Rize 3D Printer

Another new 3D printing company is on the scene. As of this week the Rize team is officially out of stealth mode, a milestone the company has been working towards since their founding in 2012. With a slew of additive manufacturing patents expiring over the last few years the competition for new machines has been fierce and to succeed something unique is required. There are a few areas of improvement possible, speed, ease of use, but also importantly in innovations not directly related to the printer hardware, that being in the software and the actual materials to be printed.

Another new 3D printing company is on the scene. As of this week the Rize team is officially out of stealth mode, a milestone the company has been working towards since their founding in 2012. With a slew of additive manufacturing patents expiring over the last few years the competition for new machines has been fierce and to succeed something unique is required. There are a few areas of improvement possible, speed, ease of use, but also importantly in innovations not directly related to the printer hardware, that being in the software and the actual materials to be printed. Figure 1 - The Rize One is marketed as a desktop industrial printer that improves post processing time of 3D printed parts. The Rize One is an FDM (fused deposition modeling) machine billed as an office compatible desktop system. Starting at nearly $20,000 for a machine you can expect that will not just be any old desk. For Rize the potential innovation is in the material which, according to their press releases, allows for significantly reduced post-processing time by “eliminating time-consuming support removal and producing a usable part 50% faster than other systems.” The improvement is done through the use of, at this point, three independent materials. The proprietary Rizium One is the base thermoplastic of the part while Release One is a repellant that is jetted between the designed part and the support structure making it easier to break away. Marking Ink is also available which adds the ability to drop on simple logos and text, a process that is cumbersome on alternate machines, as it often must be done by hand painting. (Insert Video showing break away of material) Some other noted features are simply those of the additive manufacturing market in general, reduced time to market, cut costs, and streamlined operations but at least one, an improved software algorithm that allows for printing of imperfect files, holds some promise. Still the industry has been burned by lackluster features over the past few years, the hype-cycle for 3D printers seemed to peak in 2013-2014, and it will be tough for Rize to fight through with competitors touting similar advances. Anyone who has spent time with a 3D printer knows that the complexities of preparing a file and the actual operations of the machines can detract from the above listed features. That is why it is worth noting that the team behind Rize is no joke. The founding team includes decades of experience at other leading companies including Autodesk’s Revit, ZCorp (who was acquired by 3D Systems) and Objet (who was acquired by Stratsys). Time will tell if the team can deliver on all of their promises but with a slew of experienced professionals and testimonials from big names, including Reebok, Rize at least stands a better chance than the countless Kickstarter projects touting lackluster features.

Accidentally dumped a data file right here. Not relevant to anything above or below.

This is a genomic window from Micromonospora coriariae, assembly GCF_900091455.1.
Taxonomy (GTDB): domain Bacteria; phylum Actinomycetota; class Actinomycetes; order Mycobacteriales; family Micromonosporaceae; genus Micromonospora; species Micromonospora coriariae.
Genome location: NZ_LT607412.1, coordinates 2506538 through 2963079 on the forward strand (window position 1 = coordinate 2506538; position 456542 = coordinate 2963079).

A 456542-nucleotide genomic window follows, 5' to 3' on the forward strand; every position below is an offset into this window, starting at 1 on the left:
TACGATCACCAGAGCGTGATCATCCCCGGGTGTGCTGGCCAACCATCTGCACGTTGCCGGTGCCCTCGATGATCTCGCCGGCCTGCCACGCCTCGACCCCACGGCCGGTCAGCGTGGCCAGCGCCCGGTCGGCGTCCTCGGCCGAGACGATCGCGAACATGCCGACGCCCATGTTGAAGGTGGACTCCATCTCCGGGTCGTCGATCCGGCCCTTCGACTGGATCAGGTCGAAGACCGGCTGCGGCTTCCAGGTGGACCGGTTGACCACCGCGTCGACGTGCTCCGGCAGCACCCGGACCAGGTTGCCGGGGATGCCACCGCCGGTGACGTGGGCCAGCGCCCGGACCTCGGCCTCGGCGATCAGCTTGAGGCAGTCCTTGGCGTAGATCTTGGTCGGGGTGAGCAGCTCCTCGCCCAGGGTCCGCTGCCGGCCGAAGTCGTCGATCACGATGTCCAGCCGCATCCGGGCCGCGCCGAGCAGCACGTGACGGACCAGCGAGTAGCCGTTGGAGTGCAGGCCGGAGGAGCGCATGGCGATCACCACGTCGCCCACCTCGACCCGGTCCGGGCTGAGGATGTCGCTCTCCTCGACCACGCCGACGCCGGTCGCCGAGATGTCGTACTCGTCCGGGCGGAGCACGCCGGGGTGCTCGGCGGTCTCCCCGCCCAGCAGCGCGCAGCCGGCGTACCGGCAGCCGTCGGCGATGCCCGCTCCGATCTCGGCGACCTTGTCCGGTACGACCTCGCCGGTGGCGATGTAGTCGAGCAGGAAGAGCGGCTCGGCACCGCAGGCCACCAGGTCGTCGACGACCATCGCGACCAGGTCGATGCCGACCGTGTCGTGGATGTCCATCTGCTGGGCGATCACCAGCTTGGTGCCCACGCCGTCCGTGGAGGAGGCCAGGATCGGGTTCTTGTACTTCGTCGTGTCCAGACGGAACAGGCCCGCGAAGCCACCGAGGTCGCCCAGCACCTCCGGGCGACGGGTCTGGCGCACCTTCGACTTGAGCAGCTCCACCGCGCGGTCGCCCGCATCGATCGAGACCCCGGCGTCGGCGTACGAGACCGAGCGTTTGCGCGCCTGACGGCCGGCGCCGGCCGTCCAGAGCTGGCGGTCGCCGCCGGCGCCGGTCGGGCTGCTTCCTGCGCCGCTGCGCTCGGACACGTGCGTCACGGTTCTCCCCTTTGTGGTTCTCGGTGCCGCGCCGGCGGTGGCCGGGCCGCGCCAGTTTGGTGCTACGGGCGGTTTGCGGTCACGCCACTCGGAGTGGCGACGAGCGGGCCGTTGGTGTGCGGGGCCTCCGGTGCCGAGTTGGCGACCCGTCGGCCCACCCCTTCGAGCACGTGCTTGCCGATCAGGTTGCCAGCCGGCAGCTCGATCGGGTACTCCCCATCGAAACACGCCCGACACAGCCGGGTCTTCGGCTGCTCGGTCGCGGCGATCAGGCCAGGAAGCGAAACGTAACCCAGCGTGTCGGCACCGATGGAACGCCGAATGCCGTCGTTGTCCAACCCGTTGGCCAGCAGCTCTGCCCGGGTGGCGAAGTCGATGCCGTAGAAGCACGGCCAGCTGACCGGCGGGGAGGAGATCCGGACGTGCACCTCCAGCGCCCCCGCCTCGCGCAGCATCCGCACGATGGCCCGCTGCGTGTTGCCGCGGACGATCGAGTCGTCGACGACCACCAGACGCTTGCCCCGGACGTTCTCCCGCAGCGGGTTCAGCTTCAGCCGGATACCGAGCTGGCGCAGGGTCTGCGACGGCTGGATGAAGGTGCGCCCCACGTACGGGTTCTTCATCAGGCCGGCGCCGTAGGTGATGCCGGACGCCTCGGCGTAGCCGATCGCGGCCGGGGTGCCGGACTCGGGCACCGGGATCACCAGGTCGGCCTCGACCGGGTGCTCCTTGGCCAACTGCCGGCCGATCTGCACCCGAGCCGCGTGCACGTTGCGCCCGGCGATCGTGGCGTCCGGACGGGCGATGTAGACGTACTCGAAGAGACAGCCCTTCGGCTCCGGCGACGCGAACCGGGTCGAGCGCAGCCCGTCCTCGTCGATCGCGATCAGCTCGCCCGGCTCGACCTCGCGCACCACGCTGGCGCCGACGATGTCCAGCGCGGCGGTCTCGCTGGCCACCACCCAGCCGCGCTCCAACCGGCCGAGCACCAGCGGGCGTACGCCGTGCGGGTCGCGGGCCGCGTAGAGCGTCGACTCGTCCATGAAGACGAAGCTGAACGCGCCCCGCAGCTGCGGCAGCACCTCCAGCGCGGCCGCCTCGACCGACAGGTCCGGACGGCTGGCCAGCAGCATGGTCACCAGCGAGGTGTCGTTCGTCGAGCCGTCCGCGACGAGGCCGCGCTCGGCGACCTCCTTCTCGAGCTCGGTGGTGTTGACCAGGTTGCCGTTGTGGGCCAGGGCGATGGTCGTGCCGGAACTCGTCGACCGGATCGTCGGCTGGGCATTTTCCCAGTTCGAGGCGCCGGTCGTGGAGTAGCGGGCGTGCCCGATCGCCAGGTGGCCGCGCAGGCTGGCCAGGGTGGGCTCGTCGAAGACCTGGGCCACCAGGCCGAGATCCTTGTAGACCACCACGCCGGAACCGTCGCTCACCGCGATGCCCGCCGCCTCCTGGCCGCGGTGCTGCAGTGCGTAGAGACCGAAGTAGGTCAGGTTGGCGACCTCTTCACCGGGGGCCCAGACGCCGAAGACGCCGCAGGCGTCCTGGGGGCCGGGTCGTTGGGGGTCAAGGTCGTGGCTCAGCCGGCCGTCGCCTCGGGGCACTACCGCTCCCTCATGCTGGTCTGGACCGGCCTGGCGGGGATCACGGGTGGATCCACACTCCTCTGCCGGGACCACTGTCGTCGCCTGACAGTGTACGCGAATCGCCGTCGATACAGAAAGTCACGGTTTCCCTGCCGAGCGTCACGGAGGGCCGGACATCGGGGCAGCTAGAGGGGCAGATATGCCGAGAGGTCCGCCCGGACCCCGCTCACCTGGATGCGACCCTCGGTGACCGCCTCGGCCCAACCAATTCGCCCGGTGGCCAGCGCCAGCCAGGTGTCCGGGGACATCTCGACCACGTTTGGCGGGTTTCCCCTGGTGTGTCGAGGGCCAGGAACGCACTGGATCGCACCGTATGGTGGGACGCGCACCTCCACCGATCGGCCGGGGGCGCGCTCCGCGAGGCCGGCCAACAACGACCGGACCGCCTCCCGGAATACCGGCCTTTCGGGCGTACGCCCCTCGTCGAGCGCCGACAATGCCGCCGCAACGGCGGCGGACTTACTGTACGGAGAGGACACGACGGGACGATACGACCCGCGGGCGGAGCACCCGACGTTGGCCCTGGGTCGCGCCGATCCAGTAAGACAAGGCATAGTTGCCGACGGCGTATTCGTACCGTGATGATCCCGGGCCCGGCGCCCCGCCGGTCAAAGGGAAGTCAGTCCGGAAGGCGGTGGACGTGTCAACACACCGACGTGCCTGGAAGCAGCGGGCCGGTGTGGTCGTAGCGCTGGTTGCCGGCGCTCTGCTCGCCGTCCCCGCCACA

The Rize One is an FDM (fused deposition modeling) machine billed as an office compatible desktop system. Starting at nearly $20,000 for a machine you can expect that will not just be any old desk. For Rize the potential innovation is in the material which, according to their press releases, allows for significantly reduced post-processing time by “eliminating time-consuming support removal and producing a usable part 50% faster than other systems.” The improvement is done through the use of, at this point, three independent materials. The proprietary Rizium One is the base thermoplastic of the part while Release One is a repellant that is jetted between the designed part and the support structure making it easier to break away. Marking Ink is also available which adds the ability to drop on simple logos and text, a process that is cumbersome on alternate machines, as it often must be done by hand painting.

 

 

Some other noted features are simply those of the additive manufacturing market in general, reduced time to market, cut costs, and streamlined operations but at least one, an improved software algorithm that allows for printing of imperfect files, holds some promise. Still the industry has been burned by lackluster features over the past few years, the hype-cycle for 3D printers seemed to peak in 2013-2014, and it will be tough for Rize to fight through with competitors touting similar advances.

Anyone who has spent time with a 3D printer knows that the complexities of preparing a file and the actual operations of the machines can detract from the above listed features. That is why it is worth noting that the team behind Rize is no joke. The founding team includes decades of experience at other leading companies including Autodesk’s Revit, ZCorp (who was acquired by 3D Systems) and Objet (who was acquired by Stratsys). Time will tell if the team can deliver on all of their promises but with a slew of experienced professionals and testimonials from big names, including Reebok, Rize at least stands a better chance than the countless Kickstarter projects touting lackluster features.

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